This chapter discusses trends in pension reform over 2007-11. This period has witnessed a major financial, economic and fiscal crisis, which accelerated the pace of pension reform. Policy initiatives include increases in pensionable ages, the introduction of automatic adjustment mechanisms in public pension systems and the strengthening of work incentives. The dismal financial market conditions of the last five years have also placed major stress on funded, private pension arrangements. Most countries’ pension funds are still in the red in terms of cumulative investment performance over this period. Policy makers’ reaction to the crisis have focused on regulatory flexibility and better risk management. They include an extension in the period to make up funding deficits in defined benefit pension plans, greater flexibility in the timing of annuity purchases (to avoid locking in unattractive rates), and new rules on default contribution rates and investment strategies to ensure better member protection.

  • Putting Pensions on Auto-pilot: Automatic-adjustment Mechanisms and Financial Sustainability of Retirement-income Systems

    This chapter analyses the automatic adjustment mechanisms introduced in public pension systems over the past 15 years. These mechanisms create automatic links between demographic or economic developments and the retirement-income system, particularly benefit levels. While these mechanisms generate greater sustainability of pension promises they normally worsen benefit adequacy. Old-age safety nets may need to be reinforced to address these concerns. Furthermore, automatic adjustment mechanisms are often complex, difficult to understand and create uncertainty over future benefits. In order for individuals to adjust to these new pension designs – by working longer or saving more in private pensions, there is a need for gradualism and transparency in the implementation. A fair and predictable burden-sharing across generations should help individuals to act pro-actively by adapting their saving and labour supply behaviour.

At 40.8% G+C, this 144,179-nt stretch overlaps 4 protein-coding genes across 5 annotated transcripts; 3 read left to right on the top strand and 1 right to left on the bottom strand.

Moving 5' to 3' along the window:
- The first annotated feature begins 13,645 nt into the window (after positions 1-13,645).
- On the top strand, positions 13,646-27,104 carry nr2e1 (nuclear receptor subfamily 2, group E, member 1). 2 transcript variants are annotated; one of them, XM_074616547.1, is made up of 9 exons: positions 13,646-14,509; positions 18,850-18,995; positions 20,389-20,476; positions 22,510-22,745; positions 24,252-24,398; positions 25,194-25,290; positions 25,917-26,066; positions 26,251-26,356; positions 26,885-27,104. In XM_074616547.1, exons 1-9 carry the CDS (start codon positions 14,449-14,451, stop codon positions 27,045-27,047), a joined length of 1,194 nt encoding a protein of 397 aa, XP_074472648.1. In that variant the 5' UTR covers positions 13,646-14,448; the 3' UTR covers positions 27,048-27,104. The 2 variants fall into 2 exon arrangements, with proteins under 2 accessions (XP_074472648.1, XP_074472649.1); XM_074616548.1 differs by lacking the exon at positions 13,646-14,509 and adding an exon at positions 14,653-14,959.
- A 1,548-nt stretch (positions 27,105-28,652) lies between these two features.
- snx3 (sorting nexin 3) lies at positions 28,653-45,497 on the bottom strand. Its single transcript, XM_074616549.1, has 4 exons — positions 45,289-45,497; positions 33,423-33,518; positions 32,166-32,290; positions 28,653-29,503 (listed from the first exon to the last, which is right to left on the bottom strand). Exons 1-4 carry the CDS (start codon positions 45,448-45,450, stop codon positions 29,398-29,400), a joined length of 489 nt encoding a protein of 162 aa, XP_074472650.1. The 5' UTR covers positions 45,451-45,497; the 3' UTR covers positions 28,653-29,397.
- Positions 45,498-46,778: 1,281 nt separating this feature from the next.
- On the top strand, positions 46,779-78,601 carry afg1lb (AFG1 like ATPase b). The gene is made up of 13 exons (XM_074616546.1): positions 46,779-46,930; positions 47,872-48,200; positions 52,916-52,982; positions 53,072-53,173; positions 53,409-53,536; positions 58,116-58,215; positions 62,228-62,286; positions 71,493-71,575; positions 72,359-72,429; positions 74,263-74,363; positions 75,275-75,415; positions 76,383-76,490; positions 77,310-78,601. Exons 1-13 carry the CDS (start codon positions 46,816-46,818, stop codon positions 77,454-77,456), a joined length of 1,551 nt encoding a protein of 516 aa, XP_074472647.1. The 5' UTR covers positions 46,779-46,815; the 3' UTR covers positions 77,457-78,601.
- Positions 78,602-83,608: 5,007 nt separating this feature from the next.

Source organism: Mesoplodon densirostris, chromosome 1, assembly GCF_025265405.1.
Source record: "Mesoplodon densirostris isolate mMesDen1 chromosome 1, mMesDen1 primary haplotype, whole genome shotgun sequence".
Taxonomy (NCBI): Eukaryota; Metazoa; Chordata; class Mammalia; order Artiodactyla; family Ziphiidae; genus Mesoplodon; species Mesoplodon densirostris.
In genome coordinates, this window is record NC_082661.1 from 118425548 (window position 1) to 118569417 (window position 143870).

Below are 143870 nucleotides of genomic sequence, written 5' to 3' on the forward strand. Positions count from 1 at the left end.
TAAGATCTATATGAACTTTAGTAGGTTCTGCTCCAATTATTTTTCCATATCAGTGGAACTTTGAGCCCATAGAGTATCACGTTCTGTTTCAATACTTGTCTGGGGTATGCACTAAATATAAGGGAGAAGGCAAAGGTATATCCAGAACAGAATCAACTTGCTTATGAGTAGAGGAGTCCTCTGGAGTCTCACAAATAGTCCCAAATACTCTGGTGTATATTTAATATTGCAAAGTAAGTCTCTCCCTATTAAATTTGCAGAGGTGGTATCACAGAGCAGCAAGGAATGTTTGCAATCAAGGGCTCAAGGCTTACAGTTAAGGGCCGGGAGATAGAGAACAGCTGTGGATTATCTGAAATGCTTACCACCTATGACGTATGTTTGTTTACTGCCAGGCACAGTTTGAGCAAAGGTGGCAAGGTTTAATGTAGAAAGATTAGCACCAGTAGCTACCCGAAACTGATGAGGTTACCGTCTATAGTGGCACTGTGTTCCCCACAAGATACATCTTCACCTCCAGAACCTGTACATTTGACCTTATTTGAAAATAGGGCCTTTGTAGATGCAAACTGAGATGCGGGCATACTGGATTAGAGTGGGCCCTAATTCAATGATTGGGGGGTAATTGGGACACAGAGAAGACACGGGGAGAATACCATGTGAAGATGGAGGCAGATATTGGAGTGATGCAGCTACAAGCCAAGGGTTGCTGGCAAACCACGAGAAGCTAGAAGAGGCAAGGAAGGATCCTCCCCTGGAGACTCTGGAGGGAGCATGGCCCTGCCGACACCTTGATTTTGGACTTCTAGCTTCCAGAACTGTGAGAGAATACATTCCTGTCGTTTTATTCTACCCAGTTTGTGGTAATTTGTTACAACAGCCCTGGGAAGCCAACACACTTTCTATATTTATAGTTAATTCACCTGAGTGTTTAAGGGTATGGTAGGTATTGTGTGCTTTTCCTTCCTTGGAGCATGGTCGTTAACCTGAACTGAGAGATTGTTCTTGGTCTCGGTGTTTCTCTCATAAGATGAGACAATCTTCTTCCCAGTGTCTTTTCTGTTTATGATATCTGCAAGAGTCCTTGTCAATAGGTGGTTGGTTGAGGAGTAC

• Reversals of Systemic Pension Reforms in Central and Eastern Europe

    Since the late 1990s, some central and eastern European countries reformed their pension systems structurally, partly replacing their PAYG-financed public pensions, with fully-funded, defined contribution plans. During the crisis, some of these have been partially reversed, with reductions in contributions to the funded, private pension system in countries such as Estonia (temporary) and Poland (permanent). In Hungary, the reversal has been complete. Even the accumulated assets in the mandatory pension funds were reverted to the state. The analysis of pension entitlements shows that the main cost of these reversals will be borne by individuals in the form of lower benefits in retirement. The effects on the public finances will be a short-term boost from additional contribution revenues but a long-term cost in extra public spending just as the fiscal pressure of population ageing will become severe. Overall, however, it is projected that the extra revenues would exceed the extra expenditure.